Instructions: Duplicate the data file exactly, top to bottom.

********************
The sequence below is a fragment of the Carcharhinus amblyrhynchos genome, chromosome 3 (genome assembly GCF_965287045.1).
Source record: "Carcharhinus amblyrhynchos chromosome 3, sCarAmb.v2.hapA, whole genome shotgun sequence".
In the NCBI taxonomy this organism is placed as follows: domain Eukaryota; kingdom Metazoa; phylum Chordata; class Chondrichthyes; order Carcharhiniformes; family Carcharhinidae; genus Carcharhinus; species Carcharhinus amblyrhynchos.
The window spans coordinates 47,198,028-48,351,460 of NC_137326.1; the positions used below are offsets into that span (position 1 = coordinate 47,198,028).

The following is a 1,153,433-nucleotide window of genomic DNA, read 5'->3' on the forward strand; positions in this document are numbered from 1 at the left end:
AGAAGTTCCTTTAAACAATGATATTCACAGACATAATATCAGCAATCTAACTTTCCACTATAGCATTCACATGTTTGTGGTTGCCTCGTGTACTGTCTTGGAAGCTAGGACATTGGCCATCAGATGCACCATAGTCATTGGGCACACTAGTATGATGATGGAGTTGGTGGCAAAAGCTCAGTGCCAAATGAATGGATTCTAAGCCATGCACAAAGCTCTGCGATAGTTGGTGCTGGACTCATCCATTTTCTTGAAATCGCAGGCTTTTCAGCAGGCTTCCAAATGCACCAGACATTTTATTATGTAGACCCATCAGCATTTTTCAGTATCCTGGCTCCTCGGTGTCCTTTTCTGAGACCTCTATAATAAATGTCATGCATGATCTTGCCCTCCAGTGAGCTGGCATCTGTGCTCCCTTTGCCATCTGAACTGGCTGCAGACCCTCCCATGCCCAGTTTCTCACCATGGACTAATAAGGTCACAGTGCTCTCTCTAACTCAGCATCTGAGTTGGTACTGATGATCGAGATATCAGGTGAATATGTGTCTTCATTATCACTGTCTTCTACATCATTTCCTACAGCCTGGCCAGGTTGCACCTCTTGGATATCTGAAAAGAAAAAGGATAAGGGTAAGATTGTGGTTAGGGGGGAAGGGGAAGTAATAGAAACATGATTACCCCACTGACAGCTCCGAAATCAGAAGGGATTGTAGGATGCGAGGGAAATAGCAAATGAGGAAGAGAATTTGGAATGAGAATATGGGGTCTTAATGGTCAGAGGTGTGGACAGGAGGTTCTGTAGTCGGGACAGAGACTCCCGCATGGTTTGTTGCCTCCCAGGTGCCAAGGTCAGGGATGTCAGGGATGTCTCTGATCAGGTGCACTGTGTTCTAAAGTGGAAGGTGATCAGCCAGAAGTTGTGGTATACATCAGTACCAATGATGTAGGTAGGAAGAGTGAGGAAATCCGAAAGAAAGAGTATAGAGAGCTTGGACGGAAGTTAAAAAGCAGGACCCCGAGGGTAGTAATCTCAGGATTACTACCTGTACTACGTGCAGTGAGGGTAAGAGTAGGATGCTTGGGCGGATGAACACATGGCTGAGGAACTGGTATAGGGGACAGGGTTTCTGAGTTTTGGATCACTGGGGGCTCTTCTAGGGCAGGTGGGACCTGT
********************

The sequence below is a fragment of the Carcharhinus amblyrhynchos genome, chromosome 3 (genome assembly GCF_965287045.1).
Source record: "Carcharhinus amblyrhynchos chromosome 3, sCarAmb.v2.hapA, whole genome shotgun sequence".
In the NCBI taxonomy this organism is placed as follows: domain Eukaryota; kingdom Metazoa; phylum Chordata; class Chondrichthyes; order Carcharhiniformes; family Carcharhinidae; genus Carcharhinus; species Carcharhinus amblyrhynchos.
The window spans coordinates 47,198,028-48,351,460 of NC_137326.1; the positions used below are offsets into that span (position 1 = coordinate 47,198,028).

The following is a 1,153,433-nucleotide window of genomic DNA, read 5'->3' on the forward strand; positions in this document are numbered from 1 at the left end:
AGAAGTTCCTTTAAACAATGATATTCACAGACATAATATCAGCAATCTAACTTTCCACTATAGCATTCACATGTTTGTGGTTGCCTCGTGTACTGTCTTGGAAGCTAGGACATTGGCCATCAGATGCACCATAGTCATTGGGCACACTAGTATGATGATGGAGTTGGTGGCAAAAGCTCAGTGCCAAATGAATGGATTCTAAGCCATGCACAAAGCTCTGCGATAGTTGGTGCTGGACTCATCCATTTTCTTGAAATCGCAGGCTTTTCAGCAGGCTTCCAAATGCACCAGACATTTTATTATGTAGACCCATCAGCATTTTTCAGTATCCTGGCTCCTCGGTGTCCTTTTCTGAGACCTCTATAATAAATGTCATGCATGATCTTGCCCTCCAGTGAGCTGGCATCTGTGCTCCCTTTGCCATCTGAACTGGCTGCAGACCCTCCCATGCCCAGTTTCTCACCATGGACTAATAAGGTCACAGTGCTCTCTCTAACTCAGCATCTGAGTTGGTACTGATGATCGAGATATCAGGTGAATATGTGTCTTCATTATCACTGTCTTCTACATCATTTCCTACAGCCTGGCCAGGTTGCACCTCTTGGATATCTGAAAAGAAAAAGGATAAGGGTAAGATTGTGGTTAGGGGGGAAGGGGAAGTAATAGAAACATGATTACCCCACTGACAGCTCCGAAATCAGAAGGGATTGTAGGATGCGAGGGAAATAGCAAATGAGGAAGAGAATTTGGAATGAGAATATGGGGTCTTAATGGTCAGAGGTGTGGACAGGAGGTTCTGTAGTCGGGACAGAGACTCCCGCATGGTTTGTTGCCTCCCAGGTGCCAAGGTCAGGGATGTCAGGGATGTCTCTGATCAGGTGCACTGTGTTCTAAAGTGGAAGGTGATCAGCCAGAAGTTGTGGTATACATCAGTACCAATGATGTAGGTAGGAAGAGTGAGGAAATCCGAAAGAAAGAGTATAGAGAGCTTGGACGGAAGTTAAAAAGCAGGACCCCGAGGGTAGTAATCTCAGGATTACTACCTGTACTACGTGCAGTGAGGGTAAGAGTAGGATGCTTGGGCGGATGAACACATGGCTGAGGAACTGGTATAGGGGACAGGGTTTCTGAGTTTTGGATCACTGGGGGCTCTTCTAGGGCAGGTGGGACCTGT